wing Low Sweet Chariot, Steal Away, Nobody Knows the Trouble I've Seen–each of these songs are likely familiar to our ears, and they all have one thing in common: they are African America Spiritual Songs. Born out of the oppression of slavery, these songs echo the eternal hope found in Jesus Christ. In light of the atrocities being committed against the African people, these men and women rose up, lifted their eyes to the Heavens and chose to remember the Lord.
These songs served a dual purpose, though. Not only were they worshipful, but they also often beheld hidden meanings, directions to escape from slavery through the underground railroad. For centuries, these songs tended both to the spiritual and physical needs of oppressed slaves.
For much of their history, these songs were muted to the population. They were given no time, or place of importance. But that changed with the introduction of an African American choir: The Fisk Jubilee Singers.
Fisk University is located in Nashville Tennessee and opened its doors after the Civil War in 1866. This school was the first in America to offer college education to both white and black students. Many of the 900 students were former slaves with an age range that spanned across decades of time. As a means of raising funding for the university, the Fisk Jubilee Singers were born.
Nine singers along with a music professor formed an ensemble, performing untraditional songs in an untraditional fashion, began a concert tour. The white professor, a man by the name of George White, was intent on displaying the giftings and talents on his students, seeking to prove their equality with white men and women. Slowly but surely the five women and four male singers built up an audience base. Where the singers were once met with skepticism, God opened the doors for them to be respected and acclaimed.
Because of their song selection, white and black audiences alike were blessed to hear the African American Spirituals. What was once hidden from the public eye became thrust into the spotlight. This publicization of such intimate music was revolutionary for Fisk University, Black Americans, and the nation as a whole.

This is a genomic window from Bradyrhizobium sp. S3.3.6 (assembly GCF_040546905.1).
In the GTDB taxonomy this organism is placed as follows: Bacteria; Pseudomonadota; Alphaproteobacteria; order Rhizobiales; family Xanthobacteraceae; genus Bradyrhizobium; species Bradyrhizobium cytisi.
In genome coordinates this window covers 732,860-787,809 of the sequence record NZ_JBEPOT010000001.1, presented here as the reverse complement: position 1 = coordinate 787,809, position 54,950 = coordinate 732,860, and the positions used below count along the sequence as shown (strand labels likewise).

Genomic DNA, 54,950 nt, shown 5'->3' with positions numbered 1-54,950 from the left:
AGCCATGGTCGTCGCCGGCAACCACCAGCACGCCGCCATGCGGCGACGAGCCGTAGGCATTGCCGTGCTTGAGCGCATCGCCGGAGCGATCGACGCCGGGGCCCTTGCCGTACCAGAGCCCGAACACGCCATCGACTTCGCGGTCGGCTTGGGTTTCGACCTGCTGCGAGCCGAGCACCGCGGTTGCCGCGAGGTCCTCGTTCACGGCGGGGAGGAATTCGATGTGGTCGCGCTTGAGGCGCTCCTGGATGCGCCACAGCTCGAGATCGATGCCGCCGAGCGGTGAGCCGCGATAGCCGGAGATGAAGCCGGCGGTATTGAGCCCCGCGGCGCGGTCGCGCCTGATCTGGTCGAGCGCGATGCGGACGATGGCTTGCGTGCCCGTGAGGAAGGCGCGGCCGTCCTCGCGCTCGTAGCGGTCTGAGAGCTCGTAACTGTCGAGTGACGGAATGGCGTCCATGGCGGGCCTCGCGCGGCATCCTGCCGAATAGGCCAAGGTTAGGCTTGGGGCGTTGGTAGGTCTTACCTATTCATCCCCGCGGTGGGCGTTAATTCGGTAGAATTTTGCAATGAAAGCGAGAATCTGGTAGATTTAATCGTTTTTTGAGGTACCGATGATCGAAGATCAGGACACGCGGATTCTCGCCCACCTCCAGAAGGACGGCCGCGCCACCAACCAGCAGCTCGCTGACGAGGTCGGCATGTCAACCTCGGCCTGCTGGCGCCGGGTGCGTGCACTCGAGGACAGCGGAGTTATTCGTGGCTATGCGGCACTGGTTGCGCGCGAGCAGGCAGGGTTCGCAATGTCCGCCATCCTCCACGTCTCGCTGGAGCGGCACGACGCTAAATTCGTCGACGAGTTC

The mission of the Fisk Jubilee Singers to raise money for their school was profoundly successful. Over the course of their American tour, they raised over $50,000. As the group picked up notoriety, they engaged in the opportunity to tour through Europe, a trip that would raise $150,000 dollars for their university, leading to the construction of a building.
If the name of the ensemble sounds familiar to you, you may recognize it from the Old Testament. Their name is a reference to the year of Jubilee found in Leviticus 25. The year of Jubilee occurred every 50 years in the nation of Israel, it was a time in which debts were cancelled, land was returned, and slaves were freed. As an image of grace, mercy, and theGospel, the year of Jubilee reflected the mission and hope deeply engrained in the free men and women of the Fisk Jubilee Singers.
"You are to consecrate the fiftieth year and proclaim freedom in the land for all its inhabitants. It will be your Jubilee, when each of you is to return to his property and each of you to his clan." Leviticus 25:10
The story of the Jubilee ensemble is one that strikes my heart each time I dwell upon it. Through oppression, the heart songs of African Americans prevailed. Displaying incredible strength, faith, and perseverance, we now learn from these songs and those who sang them. We learn about what it means to endure suffering. We learn what it means to fix our eyes heavenward. We learn what it means to love, truly love, our brothers and sisters in Christ. I, for one, am grateful for the Fisk Jubilee Singers, and all those who sang their songs before them. We are better because of them and their examples of faith.